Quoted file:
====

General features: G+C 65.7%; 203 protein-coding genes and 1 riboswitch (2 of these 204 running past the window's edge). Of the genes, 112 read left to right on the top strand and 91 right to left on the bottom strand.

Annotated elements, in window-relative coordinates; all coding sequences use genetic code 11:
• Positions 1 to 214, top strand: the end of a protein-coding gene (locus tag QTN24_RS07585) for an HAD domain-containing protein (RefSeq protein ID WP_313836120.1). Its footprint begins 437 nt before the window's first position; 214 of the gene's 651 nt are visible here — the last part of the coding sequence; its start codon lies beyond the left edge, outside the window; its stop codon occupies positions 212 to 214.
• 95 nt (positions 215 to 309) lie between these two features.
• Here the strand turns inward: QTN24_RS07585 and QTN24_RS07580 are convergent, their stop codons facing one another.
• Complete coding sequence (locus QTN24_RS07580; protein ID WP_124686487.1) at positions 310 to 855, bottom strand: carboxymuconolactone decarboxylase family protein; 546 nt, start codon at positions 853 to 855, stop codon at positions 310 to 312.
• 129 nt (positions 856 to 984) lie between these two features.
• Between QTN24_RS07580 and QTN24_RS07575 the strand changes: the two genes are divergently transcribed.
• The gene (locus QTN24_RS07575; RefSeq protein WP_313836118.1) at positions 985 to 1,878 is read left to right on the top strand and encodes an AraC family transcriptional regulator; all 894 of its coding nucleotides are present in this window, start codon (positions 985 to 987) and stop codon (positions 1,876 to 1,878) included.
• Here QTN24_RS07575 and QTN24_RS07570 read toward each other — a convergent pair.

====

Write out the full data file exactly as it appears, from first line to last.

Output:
General features: G+C 65.7%; 203 protein-coding genes and 1 riboswitch (2 of these 204 running past the window's edge). Of the genes, 112 read left to right on the top strand and 91 right to left on the bottom strand.

Annotated elements, in window-relative coordinates; all coding sequences use genetic code 11:
• Positions 1 to 214, top strand: the end of a protein-coding gene (locus tag QTN24_RS07585) for an HAD domain-containing protein (RefSeq protein ID WP_313836120.1). Its footprint begins 437 nt before the window's first position; 214 of the gene's 651 nt are visible here — the last part of the coding sequence; its start codon lies beyond the left edge, outside the window; its stop codon occupies positions 212 to 214.
• 95 nt (positions 215 to 309) lie between these two features.
• Here the strand turns inward: QTN24_RS07585 and QTN24_RS07580 are convergent, their stop codons facing one another.
• Complete coding sequence (locus QTN24_RS07580; protein ID WP_124686487.1) at positions 310 to 855, bottom strand: carboxymuconolactone decarboxylase family protein; 546 nt, start codon at positions 853 to 855, stop codon at positions 310 to 312.
• 129 nt (positions 856 to 984) lie between these two features.
• Between QTN24_RS07580 and QTN24_RS07575 the strand changes: the two genes are divergently transcribed.
• The gene (locus QTN24_RS07575; RefSeq protein WP_313836118.1) at positions 985 to 1,878 is read left to right on the top strand and encodes an AraC family transcriptional regulator; all 894 of its coding nucleotides are present in this window, start codon (positions 985 to 987) and stop codon (positions 1,876 to 1,878) included.
• Here QTN24_RS07575 and QTN24_RS07570 read toward each other — a convergent pair.